Soothing and calming, Haematite is believed to help balance your emotions and mental state of mind. It can also dissolve negativity and encourage the wearer to strive for their hopes, dreams and desires.
Haematite (also spelt Hematite) is a beautiful, iron-based gemstone that varies in colour from shiny black to a silvery grey. It is also found in a brown to deep, reddish brown and it is from this variety that it receives its name from the Greek word “haima” for ‘blood’.
In history, cultures including the Aztecs, Egyptians and prehistoric man all used the stone in crushed form for decorating the body, burial tombs, and painting on walls to produce decorative art.
As Haematite is a relatively heavy gem, it is often used in figurines and cameos. In Victorian times Haematite became very popular in jewellery and was often used as a sign of mourning.
During the last 50 years it has gained popularity in North America, whereas its use in European jewellery has subsided.
The gem is opaque and when polished has a metallic lustre. It is normally cabochon cut, although it is occasionally round or square cut. It can look truly mesmerising when faceted, as its natural metallic lustre comes to life.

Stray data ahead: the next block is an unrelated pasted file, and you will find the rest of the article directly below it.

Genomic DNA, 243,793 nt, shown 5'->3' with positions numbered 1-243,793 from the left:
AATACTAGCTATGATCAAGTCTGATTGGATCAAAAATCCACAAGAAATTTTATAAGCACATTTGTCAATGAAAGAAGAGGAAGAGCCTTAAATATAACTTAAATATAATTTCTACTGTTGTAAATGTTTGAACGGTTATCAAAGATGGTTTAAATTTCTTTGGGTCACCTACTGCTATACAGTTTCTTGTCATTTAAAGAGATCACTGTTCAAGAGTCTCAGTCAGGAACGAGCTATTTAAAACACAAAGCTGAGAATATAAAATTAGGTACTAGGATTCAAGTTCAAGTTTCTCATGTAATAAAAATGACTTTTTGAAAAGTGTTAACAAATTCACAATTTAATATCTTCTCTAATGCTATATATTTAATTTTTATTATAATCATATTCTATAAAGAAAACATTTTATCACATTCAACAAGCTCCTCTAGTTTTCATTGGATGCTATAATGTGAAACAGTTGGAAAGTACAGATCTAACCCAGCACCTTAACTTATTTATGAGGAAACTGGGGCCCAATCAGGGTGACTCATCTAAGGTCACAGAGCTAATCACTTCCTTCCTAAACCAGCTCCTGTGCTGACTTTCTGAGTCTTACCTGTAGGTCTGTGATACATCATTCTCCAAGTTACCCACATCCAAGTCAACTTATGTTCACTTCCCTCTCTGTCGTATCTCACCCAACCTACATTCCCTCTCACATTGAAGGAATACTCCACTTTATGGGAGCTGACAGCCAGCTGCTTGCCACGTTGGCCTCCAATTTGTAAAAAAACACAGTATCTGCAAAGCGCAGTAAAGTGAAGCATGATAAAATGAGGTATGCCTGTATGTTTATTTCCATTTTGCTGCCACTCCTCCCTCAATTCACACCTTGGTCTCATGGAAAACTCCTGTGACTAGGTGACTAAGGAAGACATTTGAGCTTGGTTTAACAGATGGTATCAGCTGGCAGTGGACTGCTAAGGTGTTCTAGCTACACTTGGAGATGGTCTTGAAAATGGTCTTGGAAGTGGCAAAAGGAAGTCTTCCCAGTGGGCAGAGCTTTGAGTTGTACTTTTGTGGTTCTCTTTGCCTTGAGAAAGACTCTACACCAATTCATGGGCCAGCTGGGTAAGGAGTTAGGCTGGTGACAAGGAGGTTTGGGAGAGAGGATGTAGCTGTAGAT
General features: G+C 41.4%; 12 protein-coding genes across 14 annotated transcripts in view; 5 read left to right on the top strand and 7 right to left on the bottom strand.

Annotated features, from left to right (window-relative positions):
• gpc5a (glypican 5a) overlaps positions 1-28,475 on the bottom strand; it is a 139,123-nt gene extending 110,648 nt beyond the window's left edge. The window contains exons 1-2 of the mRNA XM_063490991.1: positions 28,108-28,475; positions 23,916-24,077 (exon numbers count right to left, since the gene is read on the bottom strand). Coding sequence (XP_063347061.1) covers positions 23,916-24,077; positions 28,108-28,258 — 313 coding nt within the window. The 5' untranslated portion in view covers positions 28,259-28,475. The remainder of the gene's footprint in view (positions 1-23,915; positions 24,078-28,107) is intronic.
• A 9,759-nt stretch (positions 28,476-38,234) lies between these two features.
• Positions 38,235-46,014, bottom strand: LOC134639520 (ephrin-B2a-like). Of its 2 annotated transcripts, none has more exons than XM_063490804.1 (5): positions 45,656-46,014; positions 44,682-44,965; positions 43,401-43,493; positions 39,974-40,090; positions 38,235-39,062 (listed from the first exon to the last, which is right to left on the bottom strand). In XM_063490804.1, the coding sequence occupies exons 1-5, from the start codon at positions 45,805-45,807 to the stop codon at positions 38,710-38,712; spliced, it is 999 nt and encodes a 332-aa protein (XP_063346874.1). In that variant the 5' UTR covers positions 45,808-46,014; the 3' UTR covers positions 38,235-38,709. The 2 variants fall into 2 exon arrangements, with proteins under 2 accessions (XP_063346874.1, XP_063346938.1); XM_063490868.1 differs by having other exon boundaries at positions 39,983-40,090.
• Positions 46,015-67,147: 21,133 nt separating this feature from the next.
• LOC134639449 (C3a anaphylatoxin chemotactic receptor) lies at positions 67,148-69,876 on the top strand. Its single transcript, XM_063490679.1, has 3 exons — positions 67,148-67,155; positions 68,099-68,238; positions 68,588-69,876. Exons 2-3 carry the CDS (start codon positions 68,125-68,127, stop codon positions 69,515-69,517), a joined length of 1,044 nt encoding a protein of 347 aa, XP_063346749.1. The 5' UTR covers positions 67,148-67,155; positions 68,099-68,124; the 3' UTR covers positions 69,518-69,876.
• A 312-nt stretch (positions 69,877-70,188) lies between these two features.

In terms of hardness, Haematite is more durable than pure iron, however it is more brittle. The gem’s formation is normally as a result of volcanic activity or where ancient waters stagnated for long periods of time at hot temperatures.
Haematite was discovered on Mars in 2001 by the NASA spacecraft Mars Odyssey. This discovery led scientists to arrive at the conclusion that there must have been water present on Mars in the past.
Some of the best gem-quality deposits stem from Switzerland and Italy. Large finds of quality Haematite have also been found in Minas Gerais in Brazil.
In the UK it has been found in Barrow- in- Furness in Cumbria, and the Forest of Dean.